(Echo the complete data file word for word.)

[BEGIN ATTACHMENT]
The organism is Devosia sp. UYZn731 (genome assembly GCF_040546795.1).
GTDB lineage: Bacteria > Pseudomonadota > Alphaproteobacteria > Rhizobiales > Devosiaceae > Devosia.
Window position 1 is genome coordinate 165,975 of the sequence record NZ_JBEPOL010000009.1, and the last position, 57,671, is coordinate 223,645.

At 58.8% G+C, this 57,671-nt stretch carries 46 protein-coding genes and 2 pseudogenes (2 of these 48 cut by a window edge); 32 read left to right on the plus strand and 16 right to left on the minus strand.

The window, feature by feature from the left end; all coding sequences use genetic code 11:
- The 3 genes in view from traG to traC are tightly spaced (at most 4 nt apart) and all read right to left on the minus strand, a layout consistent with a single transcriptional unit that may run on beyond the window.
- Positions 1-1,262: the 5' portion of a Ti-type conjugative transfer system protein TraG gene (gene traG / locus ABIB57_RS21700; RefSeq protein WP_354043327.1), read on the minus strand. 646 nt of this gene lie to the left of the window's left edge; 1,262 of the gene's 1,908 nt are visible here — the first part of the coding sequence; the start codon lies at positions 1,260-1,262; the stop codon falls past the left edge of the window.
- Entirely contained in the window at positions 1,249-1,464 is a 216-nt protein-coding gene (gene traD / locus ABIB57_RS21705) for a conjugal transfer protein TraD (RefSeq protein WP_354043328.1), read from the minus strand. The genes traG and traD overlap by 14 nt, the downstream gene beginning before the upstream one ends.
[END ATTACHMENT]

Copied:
The organism is Devosia sp. UYZn731 (genome assembly GCF_040546795.1).
GTDB lineage: Bacteria > Pseudomonadota > Alphaproteobacteria > Rhizobiales > Devosiaceae > Devosia.
Window position 1 is genome coordinate 165,975 of the sequence record NZ_JBEPOL010000009.1, and the last position, 57,671, is coordinate 223,645.

At 58.8% G+C, this 57,671-nt stretch carries 46 protein-coding genes and 2 pseudogenes (2 of these 48 cut by a window edge); 32 read left to right on the plus strand and 16 right to left on the minus strand.

The window, feature by feature from the left end; all coding sequences use genetic code 11:
- The 3 genes in view from traG to traC are tightly spaced (at most 4 nt apart) and all read right to left on the minus strand, a layout consistent with a single transcriptional unit that may run on beyond the window.
- Positions 1-1,262: the 5' portion of a Ti-type conjugative transfer system protein TraG gene (gene traG / locus ABIB57_RS21700; RefSeq protein WP_354043327.1), read on the minus strand. 646 nt of this gene lie to the left of the window's left edge; 1,262 of the gene's 1,908 nt are visible here — the first part of the coding sequence; the start codon lies at positions 1,260-1,262; the stop codon falls past the left edge of the window.
- Entirely contained in the window at positions 1,249-1,464 is a 216-nt protein-coding gene (gene traD / locus ABIB57_RS21705) for a conjugal transfer protein TraD (RefSeq protein WP_354043328.1), read from the minus strand. The genes traG and traD overlap by 14 nt, the downstream gene beginning before the upstream one ends.